Underinvested in China? How to invest in the “New China” Economy

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By Caroline Grimont

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Investors are missing out on strong growth opportunities by being underinvested in China:  the world’s most populous country and second largest economy.

Since China slowed down from two decades of near double-digit growth, investors have become skeptical about investing in the country.

They worry about the country’s macro challenges; among them, a high leverage ratio resulting from a rapid buildup in debt over the past 10 years, excess capacity in industrial segments, an over-reliance on investment as a growth driver, and more recently, the risks of protectionism.[i]

In our view, these challenges are overstated. China has the capacity to overcome them and has taken a measured approach to sustain its growth, albeit at a slower pace.   The Chinese economy has grown almost ten-fold from US$ 1.2 trillion in 2000 to US$ 11.2 trillion in 2016, second in size only to the US.  Given the size of China’s economy now, a slower more sustainable rate of growth makes sense.

Our view is shared by Morgan Stanley, which states: “We expect China to avoid a financial shock and achieve high income status by 2027. Our view is that moving to higher value-added activities will propel the economy forward and drive the continued medium term outperformance of MSCI China versus MSCI EM, providing significant investment opportunities.”[ii]

China accounts for almost 50% of global economic growth

China remains one of the fastest growing economies in the world, with a forecasted growth rate of 6.5% in 2017 and 6% in 2018. On a global scale, China represents 15% of the world’s economy and accounts for close to 50% of global economic growth.

What investors need to recognize is that slower growth in China is a facet of deliberate government reform policies that aim to rebalance the economy towards sustainable domestically driven growth versus export-led growth.

We believe slower growth is positive for China; it is more sustainable and will facilitate a gradual shift from older fixed-asset sectors to new knowledge sectors such as technology, healthcare and education.

The Chinese government’s gradual reform and capacity rationalization in the “Old China” industries, traditionally dominated by State Owned Entities (“SOEs”), have led to the creation of the “New China” economy. These sectors will benefit from the ongoing rebalancing of the economy and secular drivers like an aging population and automation.

“China will complete its recent rapid emergence as a formidable competitor to traditional leaders in the high value-added manufacturing spaces in sectors such as telecom equipment, semiconductors, railways, power supply infrastructure and defence,” states Morgan Stanley.[iii]

Investors concerned about the rapid buildup in China’s debt should note that it has been funded by the country’s own savings and has been used to fund investment, not consumption. Therefore, the probability of an externally driven shock is very low.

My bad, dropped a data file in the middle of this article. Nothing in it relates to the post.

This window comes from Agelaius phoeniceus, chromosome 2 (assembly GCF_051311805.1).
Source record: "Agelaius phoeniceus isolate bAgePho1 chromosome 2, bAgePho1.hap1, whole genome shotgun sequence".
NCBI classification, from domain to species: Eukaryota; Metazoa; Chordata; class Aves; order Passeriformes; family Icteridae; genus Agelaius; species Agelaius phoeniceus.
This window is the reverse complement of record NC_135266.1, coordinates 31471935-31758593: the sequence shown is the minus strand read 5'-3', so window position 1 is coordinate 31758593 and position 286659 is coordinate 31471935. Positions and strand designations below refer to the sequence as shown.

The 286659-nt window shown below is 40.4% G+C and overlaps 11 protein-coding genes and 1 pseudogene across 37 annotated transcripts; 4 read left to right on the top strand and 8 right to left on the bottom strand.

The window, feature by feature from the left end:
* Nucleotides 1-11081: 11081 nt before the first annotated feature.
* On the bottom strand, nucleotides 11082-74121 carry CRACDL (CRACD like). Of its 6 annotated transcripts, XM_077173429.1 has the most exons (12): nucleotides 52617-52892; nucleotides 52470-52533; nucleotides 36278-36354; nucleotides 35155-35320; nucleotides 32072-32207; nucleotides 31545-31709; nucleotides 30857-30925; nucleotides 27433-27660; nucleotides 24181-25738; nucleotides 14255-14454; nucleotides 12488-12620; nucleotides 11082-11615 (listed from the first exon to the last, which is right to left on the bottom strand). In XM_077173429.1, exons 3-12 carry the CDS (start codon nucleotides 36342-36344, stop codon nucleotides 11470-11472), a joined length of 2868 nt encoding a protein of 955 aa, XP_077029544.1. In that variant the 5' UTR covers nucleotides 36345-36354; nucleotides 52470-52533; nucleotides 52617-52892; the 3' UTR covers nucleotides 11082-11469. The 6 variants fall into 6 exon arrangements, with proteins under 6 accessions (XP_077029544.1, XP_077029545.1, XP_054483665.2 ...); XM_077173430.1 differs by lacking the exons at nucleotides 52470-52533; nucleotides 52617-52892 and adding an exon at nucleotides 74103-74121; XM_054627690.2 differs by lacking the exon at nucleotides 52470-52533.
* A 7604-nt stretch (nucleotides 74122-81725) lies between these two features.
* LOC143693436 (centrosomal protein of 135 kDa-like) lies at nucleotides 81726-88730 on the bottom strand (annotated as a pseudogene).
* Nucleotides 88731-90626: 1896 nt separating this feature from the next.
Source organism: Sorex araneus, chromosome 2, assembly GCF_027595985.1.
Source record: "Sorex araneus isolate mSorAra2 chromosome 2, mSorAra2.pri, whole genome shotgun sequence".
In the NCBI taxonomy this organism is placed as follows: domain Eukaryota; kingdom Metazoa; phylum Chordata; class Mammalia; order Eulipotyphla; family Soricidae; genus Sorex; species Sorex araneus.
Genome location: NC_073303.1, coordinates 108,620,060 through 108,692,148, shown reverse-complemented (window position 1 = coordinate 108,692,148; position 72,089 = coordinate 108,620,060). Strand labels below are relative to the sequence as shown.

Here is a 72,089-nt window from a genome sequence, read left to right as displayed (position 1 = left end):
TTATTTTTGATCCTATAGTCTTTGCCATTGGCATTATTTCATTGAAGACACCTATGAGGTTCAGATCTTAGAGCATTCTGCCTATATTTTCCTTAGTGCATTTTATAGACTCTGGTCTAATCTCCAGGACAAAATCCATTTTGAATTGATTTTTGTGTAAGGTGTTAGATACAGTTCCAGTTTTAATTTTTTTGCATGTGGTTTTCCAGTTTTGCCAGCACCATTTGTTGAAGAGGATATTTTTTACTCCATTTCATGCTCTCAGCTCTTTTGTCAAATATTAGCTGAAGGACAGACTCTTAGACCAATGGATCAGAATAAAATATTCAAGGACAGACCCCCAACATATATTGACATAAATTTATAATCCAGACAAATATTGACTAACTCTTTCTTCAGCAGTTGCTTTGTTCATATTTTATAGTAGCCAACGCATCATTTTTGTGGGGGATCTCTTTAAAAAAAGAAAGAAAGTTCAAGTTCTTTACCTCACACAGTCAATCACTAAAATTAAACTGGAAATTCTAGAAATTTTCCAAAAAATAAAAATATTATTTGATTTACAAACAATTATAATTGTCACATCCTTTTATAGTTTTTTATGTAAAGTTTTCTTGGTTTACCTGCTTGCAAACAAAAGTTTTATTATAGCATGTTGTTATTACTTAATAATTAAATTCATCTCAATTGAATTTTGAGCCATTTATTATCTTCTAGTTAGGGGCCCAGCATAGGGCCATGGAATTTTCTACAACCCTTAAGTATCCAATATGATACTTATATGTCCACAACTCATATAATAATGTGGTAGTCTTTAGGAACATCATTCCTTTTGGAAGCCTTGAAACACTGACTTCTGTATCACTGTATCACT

Plus, China’s net asset positions – both at home and abroad – and large foreign, reserves provide adequate buffers against any financial shocks.

Evolution of a “New China” economy

We believe that stocks in specific sectors such as Healthcare, Education, Environmental Protection, Technology and Domestic Consumption will especially benefit from the evolution of the “New China” economy. These multi-year secular themes, in our opinion, have high growth potential and pricing power and are less correlated to GDP growth.

At the end of the day, China will only become stronger as the government stays its reform-oriented course. This means China will continue to offer a wealth of opportunities to make strong gains.

Investors can take advantage of these opportunities by investing in the Excel China Fund, which is managed on-the-ground by China Asset Management Company (AMC) Ltd., the country’s largest investment manager.

[i] Why we are bullish on China, Morgan Stanley Research, February 13, 2017.

[ii] ibid

[iii] ibid

Caroline Grimont is the SVP, Sales and Marketing at Excel Funds Management Inc. She has more than 23 years of domestic and international experience in marketing, sales and business development. Prior to joining Excel Funds, she was Head of Business Development with OANDA Corporation, one of the world’s leading foreign exchange trading platforms. She holds a Master’s degree from the National University of Singapore in International Economics and a Bachelor of Finance (first class honors), University College Dublin.Twitter: @c_grimont

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2 thoughts on “Underinvested in China? How to invest in the “New China” Economy

    1. Not really. Sponsor Content means that the content has been provided by a company that happens to be a sponsor of the Hub; what is paid is the banner ad that appears elsewhere on the site. The content is in our judgement worthy of posting as editorial but we also feel readers should be apprised of the nature of the arrangement.

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